Written by Natsuo Kirino, Translated by Philip Gabriel
Vintage Books, 224 pp
Rating: Not Rated
Toshi and her three friends from school find themselves caught up in events following a neighbor’s brutal murder of his own mother. Real World is the third book of Natsuo Kirino’s to be released in the U.S. and like her other novels, Out and Grotesque, offers a dark and unnerving look at the life of women in various parts of modern Japanese society.
Real World depicts the events of the crime and the ensuing fallout through the eyes of the four girls and the killer himself with each chapter switching to a different character’s point of view. This allows us an in depth look into the mind and experiences of each girl and how they relate, not only to each other, but to the world at large. As things progress it becomes obvious that each girl is hiding something from the group. This ranges from sexual orientation, insecurities, broken relationships with their parents and more. Ironically nearly all these deep seated fears and secrets are glaringly obvious to everyone else in the group. Each girl is pushed and pulled by her own desires and the expectations placed upon her by both society, family and her own friends. The result is extreme isolation and alienation from even each other. Because of all the stresses and the feeling of being trapped, when Toshi’s neighbor murders his mother each girl is fascinated with the event. Some are envious, others resentful, and it’s the alienation and fascination with his willingness to cross the line and escape from his situation which draws them into the murder.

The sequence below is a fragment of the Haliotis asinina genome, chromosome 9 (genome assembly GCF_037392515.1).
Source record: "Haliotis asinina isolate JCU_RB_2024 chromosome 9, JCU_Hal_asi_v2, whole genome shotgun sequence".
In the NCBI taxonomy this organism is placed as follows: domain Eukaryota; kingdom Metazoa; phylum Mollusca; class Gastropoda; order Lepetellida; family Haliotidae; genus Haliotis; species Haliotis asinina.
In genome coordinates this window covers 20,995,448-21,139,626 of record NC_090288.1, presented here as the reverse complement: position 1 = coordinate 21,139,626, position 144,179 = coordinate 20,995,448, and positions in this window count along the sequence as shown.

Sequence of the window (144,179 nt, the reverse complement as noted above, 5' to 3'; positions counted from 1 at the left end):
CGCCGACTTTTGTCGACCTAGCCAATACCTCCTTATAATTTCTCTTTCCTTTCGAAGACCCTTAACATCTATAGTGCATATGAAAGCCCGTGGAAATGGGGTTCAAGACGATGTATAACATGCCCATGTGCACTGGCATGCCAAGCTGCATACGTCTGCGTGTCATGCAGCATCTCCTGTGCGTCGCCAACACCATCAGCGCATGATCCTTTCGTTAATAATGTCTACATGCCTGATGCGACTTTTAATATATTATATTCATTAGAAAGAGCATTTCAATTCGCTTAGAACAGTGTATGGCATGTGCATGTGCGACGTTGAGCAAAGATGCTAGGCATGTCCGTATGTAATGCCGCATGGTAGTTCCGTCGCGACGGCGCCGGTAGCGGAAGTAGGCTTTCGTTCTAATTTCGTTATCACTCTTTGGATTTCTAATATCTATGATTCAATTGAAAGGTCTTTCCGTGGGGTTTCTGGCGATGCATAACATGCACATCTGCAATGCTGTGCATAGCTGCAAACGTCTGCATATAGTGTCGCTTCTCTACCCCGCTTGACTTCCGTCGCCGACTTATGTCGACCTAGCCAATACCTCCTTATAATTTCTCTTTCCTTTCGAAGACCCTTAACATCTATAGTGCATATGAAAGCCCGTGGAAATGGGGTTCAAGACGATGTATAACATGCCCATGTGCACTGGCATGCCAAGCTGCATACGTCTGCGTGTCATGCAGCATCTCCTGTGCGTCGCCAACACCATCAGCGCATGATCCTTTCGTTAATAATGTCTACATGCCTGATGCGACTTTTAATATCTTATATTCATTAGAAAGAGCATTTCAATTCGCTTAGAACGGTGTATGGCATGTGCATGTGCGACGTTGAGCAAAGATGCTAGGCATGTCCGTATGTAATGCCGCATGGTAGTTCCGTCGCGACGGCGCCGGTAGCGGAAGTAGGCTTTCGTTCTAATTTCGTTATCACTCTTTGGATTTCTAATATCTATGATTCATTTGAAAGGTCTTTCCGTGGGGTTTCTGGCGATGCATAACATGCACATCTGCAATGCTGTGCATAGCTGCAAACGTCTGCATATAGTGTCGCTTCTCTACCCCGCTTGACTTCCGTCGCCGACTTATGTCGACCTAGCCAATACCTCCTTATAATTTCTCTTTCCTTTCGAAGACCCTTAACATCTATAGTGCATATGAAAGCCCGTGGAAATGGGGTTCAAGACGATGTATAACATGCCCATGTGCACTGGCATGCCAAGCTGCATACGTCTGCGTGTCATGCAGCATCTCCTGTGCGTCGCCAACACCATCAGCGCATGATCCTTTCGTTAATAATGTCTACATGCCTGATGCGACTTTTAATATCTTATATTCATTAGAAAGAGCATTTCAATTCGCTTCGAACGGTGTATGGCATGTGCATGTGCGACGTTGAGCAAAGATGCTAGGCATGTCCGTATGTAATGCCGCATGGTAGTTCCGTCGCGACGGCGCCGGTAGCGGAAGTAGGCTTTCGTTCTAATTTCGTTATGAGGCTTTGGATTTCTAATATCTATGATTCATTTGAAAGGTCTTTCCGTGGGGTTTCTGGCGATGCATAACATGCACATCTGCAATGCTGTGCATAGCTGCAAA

While Kirino does a good job at building up their characters and explaining their involvement and the choices they make the girls never quite feel unique and individual from each other. Maybe it’s due to the translation but if it wasn’t for the chapters being named after the character it’s focusing on I’m not sure I’d be able to tell who was narrating, they all seem to share a single voice. The only real noticeable variation comes from the male killers chapter which is marked by delusions which alternate from disturbing to humorous. Perhaps this was intended though, something to show that each girl is internally similar despite her own beliefs otherwise.
Real World is not the best novels I’ve read from Natsuo Kirino and I don’t think it’s my favorite either. The girls barely develop beyond the cliche’s they’re based upon and the killer’s loosing grasp on sanity never reaches the disturbing levels of similar descent into insanity that appeared in Grotesque. It’s still an ok read but it’s not as memorable or as fascinating as her other two books released in the U.S.
Real World is available now from Random House.